We developed a model of controlled SIV infection by exposing rhesus macaques (RMs) to SIVagm. Our preliminary results showed that acute SIVagm infection in RMs is characterized by: high levels of viral replication, and dramatic acute mucosal CD4+ T-cell depletion, both similar to pathogenic SIV/HIV-1 infections. Surprisingly, a complete control of SIVagm replication was observed during chronic infection, resulting in the return to baseline of all the biological parameters during the follow-up. Experimental CD8 cell depletion in these elite controllers resulted in transient increases in VLs. Our hypothesis is that cellular immune responses are responsible for the control of SIVagm replication and lack of disease progression in RMs. Our overall objective is to establish the correlates of protection of elite SIV controllers and to expand this knowledge to pathogenic HIV-1 infection.
The specific aims are:
Specific Aim 1. To thoroughly study the pathogenesis of controlled SIVagm infection in RMs by: (a) defining the virological and immunological parameters of SIVagm infection of RMs, (b) characterizing the timing and extent of SIVagm infection in tissues of RMs, (c) studying """"""""sanctuary silencing"""""""" during controlled SIVagm infection of RMs, and (d) determining the stable reservoirs of integrated SIVagm. RMs will be inoculated with SIVagm and euthanized at sequential time points. VLs, CD4+ T-cell dynamics, immune activation, cell proliferation and apoptosis will be monitored. Tissue colonization with SIVagm during the primary infection as well as """"""""sanctuary silencing"""""""" at later time points will be determined by nested PCR, real-time PCR and in situ hybridization. Stable integrated SIVagm reservoirs in RMs will be detected by studying the replication-competent virus in resting CD4+ T- cells isolated from different tissues. Quantification of SIVagm DNA in purified resting CD4+ T-cells from tissues examined at necropsy will be done by real-time PCR. CD8 depletion of SIVagm-infected RMs controllers will complement the in vitro assays for the study of SIVagm reservoirs and will determine the order and timing of reactivation of tissue reservoirs responsible for the rebound of plasma viremia.
Specific Aim 2. To study the role of cellular immunity in control of SIVagm replication in RMs. We will: (i) Determine the dynamics, magnitude, breadth and quality of CD8+ and CD4+ T cell responses in blood and tissues by Elispot, polyfunctional intracellular cytokine staining (ICS), and assessment of granzyme and perforin expression. (ii) deplete immune responses in RMs during primary SIVagm- infection and maintain the CD8 ablation through elimination of B cells. (iii) Differentiate between the relative contribution of cellular immune responses versus immune activation as the mechanism of viral rebound after CD8 depletion, by using Ontak, a drug that induces immune activation in NHPs. Combined, these aims are designed to thoroughly characterize a long-term nonprogressive SIV infection and to determine the mechanisms responsible for this highly efficient control of virus.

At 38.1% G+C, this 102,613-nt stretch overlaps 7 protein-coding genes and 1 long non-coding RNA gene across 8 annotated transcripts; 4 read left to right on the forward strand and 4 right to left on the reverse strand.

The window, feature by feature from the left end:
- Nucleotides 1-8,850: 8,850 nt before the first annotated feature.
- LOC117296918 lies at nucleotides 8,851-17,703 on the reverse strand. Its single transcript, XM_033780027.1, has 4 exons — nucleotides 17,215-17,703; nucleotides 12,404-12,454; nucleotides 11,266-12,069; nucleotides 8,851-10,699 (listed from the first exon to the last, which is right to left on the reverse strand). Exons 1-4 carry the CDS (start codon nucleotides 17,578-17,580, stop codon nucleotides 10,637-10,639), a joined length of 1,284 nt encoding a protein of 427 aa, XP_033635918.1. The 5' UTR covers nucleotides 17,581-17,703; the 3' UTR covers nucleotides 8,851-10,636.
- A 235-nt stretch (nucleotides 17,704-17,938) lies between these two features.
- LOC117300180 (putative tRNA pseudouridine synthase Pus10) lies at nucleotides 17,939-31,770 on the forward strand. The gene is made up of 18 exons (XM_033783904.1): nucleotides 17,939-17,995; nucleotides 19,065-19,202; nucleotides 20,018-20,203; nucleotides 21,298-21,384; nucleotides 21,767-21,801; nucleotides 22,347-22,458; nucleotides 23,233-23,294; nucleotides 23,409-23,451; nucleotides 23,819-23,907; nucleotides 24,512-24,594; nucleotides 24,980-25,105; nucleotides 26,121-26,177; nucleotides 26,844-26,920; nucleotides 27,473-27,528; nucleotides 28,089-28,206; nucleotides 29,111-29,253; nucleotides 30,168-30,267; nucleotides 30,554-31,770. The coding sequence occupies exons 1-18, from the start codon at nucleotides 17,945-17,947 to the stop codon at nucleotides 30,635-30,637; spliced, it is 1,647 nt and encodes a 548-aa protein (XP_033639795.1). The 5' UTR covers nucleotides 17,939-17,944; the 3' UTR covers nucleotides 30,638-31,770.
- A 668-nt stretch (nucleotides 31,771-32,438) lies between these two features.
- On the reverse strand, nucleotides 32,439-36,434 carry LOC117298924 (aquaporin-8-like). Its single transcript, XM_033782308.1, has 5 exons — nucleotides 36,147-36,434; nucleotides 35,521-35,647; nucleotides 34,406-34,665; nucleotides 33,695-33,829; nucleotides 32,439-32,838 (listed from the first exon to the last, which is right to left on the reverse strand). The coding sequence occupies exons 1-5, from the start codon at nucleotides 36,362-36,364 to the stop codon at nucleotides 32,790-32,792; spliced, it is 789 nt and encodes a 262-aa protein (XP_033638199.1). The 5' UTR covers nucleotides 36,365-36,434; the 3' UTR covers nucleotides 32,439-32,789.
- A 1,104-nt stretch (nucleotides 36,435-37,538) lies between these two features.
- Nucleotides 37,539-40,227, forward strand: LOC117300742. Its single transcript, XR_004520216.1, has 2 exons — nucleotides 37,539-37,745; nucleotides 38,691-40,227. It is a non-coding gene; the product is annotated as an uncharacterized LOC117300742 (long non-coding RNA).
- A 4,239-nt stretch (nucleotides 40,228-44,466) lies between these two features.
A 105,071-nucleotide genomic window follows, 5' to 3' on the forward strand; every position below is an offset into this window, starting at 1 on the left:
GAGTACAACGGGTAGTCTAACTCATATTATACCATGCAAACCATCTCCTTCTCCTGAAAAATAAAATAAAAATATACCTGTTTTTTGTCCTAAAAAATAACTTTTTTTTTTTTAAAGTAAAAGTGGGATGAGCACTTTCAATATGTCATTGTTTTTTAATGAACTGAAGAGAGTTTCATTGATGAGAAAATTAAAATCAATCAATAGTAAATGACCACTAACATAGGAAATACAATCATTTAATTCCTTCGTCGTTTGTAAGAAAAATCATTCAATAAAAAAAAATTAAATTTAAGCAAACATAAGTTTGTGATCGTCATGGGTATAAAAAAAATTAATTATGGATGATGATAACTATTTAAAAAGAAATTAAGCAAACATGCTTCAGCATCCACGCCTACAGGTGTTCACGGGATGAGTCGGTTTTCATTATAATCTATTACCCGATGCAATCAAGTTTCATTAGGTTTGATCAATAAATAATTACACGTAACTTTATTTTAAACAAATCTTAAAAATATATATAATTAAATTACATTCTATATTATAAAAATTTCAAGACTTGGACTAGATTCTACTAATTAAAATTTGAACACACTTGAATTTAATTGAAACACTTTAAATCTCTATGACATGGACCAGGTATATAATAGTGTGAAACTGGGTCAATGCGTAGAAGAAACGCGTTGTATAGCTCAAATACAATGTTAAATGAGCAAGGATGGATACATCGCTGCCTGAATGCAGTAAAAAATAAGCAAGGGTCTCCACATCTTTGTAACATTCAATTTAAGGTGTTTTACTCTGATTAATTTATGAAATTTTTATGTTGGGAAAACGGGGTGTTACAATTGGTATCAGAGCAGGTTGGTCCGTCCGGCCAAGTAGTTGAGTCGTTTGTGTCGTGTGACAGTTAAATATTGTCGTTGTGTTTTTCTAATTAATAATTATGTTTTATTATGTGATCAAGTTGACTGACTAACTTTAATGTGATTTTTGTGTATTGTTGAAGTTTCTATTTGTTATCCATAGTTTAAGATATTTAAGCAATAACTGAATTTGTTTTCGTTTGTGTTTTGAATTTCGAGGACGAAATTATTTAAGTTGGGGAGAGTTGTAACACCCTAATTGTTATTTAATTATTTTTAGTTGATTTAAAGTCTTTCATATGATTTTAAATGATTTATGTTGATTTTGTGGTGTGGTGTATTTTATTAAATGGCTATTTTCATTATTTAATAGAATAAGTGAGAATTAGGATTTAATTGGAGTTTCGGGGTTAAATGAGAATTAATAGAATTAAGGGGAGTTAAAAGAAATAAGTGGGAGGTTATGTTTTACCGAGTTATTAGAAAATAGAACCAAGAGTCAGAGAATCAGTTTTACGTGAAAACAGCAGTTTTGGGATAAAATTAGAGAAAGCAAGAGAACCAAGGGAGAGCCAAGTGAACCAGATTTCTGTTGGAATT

Public Health Relevance

This project is intended to develop an animal model for the control of SIV and HIV infections. Such a model is badly needed to understand the correlates of immune protection in elite controllers and it is not yet available. In our preliminary studies, we have shown that rhesus macaques (RMs) infected with SIV from African green monkeys have replicated the virus to high levels during acute infection but later have the ability to completely control the virus and consequently show complete restoration of immunity during the follow-up. However, in vivo depletion of CD8 cells in SIVagm-infected controller RMs resulted in the rebound of virus showing that strong cellular immune responses are responsible for viral control. Deciphering the mechanisms of viral control in this new model may significantly contribute to our understanding of HIV pathogenesis and design of new approaches for controlling HIV infection.

National Institute of Health (NIH)
National Center for Research Resources (NCRR)
Research Project (R01)
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AIDS Immunology and Pathogenesis Study Section (AIP)
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O'Neill, Raymond R
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University of Pittsburgh
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